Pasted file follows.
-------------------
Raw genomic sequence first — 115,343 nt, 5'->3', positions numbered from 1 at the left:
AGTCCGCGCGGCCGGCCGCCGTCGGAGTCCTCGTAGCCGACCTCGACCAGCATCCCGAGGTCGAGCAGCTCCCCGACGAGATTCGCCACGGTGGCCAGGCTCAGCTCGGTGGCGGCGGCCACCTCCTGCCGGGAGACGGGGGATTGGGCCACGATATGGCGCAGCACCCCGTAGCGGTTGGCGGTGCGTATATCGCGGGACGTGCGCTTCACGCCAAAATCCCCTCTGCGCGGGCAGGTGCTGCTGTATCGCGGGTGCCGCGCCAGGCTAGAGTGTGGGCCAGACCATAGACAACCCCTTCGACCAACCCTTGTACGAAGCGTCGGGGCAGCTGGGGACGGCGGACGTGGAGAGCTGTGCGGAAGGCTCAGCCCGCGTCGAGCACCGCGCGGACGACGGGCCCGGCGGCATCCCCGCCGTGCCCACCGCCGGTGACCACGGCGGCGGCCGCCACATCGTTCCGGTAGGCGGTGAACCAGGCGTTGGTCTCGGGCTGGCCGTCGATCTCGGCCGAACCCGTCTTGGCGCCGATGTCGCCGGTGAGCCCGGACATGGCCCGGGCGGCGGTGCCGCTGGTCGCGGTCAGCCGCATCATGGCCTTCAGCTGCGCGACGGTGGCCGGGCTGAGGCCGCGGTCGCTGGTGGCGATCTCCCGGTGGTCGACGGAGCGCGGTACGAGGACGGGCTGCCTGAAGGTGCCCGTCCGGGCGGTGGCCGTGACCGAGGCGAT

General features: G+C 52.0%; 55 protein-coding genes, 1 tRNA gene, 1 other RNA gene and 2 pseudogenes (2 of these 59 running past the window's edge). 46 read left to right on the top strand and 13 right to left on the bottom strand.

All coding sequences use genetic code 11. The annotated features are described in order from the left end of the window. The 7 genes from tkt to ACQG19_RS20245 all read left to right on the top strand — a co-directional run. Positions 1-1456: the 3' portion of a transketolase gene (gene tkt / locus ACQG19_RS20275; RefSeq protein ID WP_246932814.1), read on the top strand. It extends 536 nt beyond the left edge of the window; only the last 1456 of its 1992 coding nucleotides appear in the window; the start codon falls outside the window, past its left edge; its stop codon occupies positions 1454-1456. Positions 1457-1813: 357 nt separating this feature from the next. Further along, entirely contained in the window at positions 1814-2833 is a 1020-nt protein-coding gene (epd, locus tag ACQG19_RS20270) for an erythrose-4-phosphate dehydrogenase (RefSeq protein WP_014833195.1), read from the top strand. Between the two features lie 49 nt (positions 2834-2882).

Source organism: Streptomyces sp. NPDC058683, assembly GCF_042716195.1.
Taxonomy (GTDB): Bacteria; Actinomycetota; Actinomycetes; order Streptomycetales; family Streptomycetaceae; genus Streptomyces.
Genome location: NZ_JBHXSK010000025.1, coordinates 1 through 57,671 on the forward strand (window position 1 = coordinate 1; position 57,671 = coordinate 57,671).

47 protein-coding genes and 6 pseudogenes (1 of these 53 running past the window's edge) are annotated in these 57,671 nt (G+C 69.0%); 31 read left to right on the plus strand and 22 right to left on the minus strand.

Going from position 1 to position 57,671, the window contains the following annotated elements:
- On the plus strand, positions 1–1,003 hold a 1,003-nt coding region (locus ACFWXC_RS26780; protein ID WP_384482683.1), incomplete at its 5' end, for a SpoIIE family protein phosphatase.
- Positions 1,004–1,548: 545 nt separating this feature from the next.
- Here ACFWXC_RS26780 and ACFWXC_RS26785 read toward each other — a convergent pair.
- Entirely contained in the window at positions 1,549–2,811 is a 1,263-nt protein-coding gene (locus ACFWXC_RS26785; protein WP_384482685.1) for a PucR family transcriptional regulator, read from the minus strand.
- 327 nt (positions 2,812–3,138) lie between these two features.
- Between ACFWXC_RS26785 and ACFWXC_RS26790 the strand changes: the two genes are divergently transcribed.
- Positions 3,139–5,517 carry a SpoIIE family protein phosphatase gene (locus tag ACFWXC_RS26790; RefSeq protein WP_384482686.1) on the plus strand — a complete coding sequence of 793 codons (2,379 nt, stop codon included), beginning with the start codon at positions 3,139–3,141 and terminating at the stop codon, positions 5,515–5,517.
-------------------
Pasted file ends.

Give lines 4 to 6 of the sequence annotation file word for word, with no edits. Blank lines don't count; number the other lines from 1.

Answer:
All coding sequences use genetic code 11. The annotated features are described in order from the left end of the window. The 7 genes from tkt to ACQG19_RS20245 all read left to right on the top strand — a co-directional run. Positions 1-1456: the 3' portion of a transketolase gene (gene tkt / locus ACQG19_RS20275; RefSeq protein ID WP_246932814.1), read on the top strand. It extends 536 nt beyond the left edge of the window; only the last 1456 of its 1992 coding nucleotides appear in the window; the start codon falls outside the window, past its left edge; its stop codon occupies positions 1454-1456. Positions 1457-1813: 357 nt separating this feature from the next. Further along, entirely contained in the window at positions 1814-2833 is a 1020-nt protein-coding gene (epd, locus tag ACQG19_RS20270) for an erythrose-4-phosphate dehydrogenase (RefSeq protein WP_014833195.1), read from the top strand. Between the two features lie 49 nt (positions 2834-2882).

Source organism: Streptomyces sp. NPDC058683, assembly GCF_042716195.1.
Taxonomy (GTDB): Bacteria; Actinomycetota; Actinomycetes; order Streptomycetales; family Streptomycetaceae; genus Streptomyces.